Here’s a common requirement: We want to transfer a file containing sensitive data to a partner; they want us to put the data in their S3 bucket. How can we do this securely? Now you might start with putting controls around the S3 bucket itself; make sure it’s properly locked down, audit logs and so on. But there’s a number of issues with this. In particular, S3 bucket permissions are easy to get wrong.
I was asked a question around the Capital One breach. It seems that, in some areas, fingers are being pointed at Amazon, and they should be held (at least partly) to blame for this. It also seems as if Senator Wyden is also asking Amazon questions around this. There’s also a question around Paige Thompson, the hacker, and her previous relationship as an Amazon employee. If she used any insider knowledge to break into Capital One then this would erode a lot of trust in Amazon’s Web Services, and the public cloud in general.
I’ve spent the past far-too-many years working in the finance industry, in mega-banks and card processors. These companies are traditionally very worried about information security. It’s not to say they always do it well (everyone makes a mistake), but it leads to a conservative attitude. These types of companies end up creating a massive set of standards and procedures to protect themselves. “Thou MUST do this. Thou MUST do that.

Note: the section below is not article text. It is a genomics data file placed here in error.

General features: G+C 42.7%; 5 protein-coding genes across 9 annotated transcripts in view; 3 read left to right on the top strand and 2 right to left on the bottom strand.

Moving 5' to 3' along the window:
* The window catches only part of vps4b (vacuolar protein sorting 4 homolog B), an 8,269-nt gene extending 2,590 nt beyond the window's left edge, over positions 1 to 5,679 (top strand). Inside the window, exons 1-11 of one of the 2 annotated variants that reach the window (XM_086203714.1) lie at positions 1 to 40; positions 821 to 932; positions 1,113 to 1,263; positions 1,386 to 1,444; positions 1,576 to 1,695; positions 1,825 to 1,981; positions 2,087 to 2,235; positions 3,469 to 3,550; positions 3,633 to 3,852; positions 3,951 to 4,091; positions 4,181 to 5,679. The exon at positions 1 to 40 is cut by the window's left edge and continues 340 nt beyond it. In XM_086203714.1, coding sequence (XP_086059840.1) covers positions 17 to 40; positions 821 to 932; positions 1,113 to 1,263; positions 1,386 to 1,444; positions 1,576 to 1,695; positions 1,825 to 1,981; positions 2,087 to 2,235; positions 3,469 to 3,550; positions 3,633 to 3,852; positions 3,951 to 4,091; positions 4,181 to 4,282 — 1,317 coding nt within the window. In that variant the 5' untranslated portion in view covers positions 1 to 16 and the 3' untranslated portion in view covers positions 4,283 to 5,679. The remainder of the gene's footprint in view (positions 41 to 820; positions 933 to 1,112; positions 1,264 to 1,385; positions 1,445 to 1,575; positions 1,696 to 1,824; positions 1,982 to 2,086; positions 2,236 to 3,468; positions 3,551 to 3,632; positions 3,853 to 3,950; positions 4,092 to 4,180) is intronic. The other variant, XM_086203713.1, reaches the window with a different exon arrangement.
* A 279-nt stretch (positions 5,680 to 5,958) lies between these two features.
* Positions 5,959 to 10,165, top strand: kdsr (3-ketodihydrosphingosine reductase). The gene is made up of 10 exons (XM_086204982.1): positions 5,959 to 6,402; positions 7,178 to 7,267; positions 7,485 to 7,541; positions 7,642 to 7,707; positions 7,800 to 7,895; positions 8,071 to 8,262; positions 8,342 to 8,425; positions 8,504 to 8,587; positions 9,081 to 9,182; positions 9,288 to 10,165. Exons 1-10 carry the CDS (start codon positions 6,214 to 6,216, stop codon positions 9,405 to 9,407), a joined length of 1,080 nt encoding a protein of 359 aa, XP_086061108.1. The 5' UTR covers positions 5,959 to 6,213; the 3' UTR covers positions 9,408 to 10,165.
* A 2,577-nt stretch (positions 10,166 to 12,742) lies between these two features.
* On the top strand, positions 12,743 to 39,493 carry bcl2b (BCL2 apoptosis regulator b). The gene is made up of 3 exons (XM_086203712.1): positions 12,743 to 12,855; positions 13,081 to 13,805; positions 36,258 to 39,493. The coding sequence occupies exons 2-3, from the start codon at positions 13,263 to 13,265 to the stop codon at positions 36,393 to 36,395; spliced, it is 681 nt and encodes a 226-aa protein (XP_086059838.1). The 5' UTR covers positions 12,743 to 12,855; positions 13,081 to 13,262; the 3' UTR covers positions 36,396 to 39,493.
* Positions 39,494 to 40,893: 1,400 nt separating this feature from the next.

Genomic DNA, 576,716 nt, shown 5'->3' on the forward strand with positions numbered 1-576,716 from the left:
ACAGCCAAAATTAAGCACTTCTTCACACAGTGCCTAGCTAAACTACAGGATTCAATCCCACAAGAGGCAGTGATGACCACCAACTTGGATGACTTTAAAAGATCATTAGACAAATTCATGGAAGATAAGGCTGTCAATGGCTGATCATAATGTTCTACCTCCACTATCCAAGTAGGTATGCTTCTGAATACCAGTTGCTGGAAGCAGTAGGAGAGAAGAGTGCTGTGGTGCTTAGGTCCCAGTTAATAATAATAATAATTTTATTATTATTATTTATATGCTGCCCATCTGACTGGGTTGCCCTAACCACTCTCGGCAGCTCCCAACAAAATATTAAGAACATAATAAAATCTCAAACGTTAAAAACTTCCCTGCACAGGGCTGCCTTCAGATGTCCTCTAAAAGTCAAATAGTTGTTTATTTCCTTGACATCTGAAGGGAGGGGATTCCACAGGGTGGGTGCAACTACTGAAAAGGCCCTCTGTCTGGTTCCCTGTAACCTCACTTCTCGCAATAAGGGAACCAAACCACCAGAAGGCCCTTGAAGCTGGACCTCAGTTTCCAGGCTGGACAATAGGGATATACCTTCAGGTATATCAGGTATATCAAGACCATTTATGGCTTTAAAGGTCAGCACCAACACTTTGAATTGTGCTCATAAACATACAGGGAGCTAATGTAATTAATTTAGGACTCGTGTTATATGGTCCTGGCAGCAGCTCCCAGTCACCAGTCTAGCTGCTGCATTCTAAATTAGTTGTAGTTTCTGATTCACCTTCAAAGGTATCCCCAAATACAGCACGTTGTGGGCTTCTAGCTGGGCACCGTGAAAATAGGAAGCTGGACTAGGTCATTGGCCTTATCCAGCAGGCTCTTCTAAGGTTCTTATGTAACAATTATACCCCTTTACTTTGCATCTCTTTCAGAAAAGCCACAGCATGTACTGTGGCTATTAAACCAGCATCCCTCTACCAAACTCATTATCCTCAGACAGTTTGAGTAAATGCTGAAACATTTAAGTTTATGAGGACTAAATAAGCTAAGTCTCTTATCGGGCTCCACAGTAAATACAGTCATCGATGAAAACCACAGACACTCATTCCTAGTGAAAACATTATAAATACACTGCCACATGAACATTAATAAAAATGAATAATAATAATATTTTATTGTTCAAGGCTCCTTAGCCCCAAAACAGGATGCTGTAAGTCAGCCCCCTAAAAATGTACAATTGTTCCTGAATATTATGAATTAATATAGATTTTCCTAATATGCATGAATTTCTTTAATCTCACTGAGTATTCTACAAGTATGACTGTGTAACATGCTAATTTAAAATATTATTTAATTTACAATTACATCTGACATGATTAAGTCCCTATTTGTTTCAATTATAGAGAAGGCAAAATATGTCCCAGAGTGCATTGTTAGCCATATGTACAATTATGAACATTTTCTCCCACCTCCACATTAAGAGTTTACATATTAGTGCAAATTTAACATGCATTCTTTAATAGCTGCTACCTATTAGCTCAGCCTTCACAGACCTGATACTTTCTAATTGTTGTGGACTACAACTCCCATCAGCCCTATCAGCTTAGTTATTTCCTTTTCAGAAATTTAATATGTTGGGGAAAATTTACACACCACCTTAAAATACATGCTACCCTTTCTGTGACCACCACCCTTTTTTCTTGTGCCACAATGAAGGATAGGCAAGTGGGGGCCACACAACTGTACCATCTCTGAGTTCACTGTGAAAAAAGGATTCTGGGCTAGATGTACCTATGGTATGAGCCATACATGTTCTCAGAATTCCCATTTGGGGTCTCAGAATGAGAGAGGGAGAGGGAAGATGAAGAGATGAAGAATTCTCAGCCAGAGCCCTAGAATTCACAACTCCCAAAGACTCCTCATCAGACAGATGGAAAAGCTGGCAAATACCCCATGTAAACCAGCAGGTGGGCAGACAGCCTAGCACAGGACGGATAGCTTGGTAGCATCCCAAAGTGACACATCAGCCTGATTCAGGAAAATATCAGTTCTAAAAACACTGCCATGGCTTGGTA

Even after all this time I hear statements like “Oh, we can just run our code in the cloud”. This is the core of the lift and shift school of cloud usage. And these people are perfectly correct; they can just run their stuff in the cloud. But it won’t work so well. I’ve previously written about lift and shift issues, but here I want to focus on the “resiliency” issue.
Unless you’ve been living under a rock, you may have heard of two panic panic panic bugs, known as Meltdown and Spectre. People are panicking about them because they are CPU level issues that may impact almost every modern CPU around. Meltdown is Intel specific, but Spectre affects Intel, AMD, and potentially others (Redhat claims POWER and zSeries is impacted). What is the problem? In short, modern CPUs may execute instructions out of order, especially when the order doesn’t matter.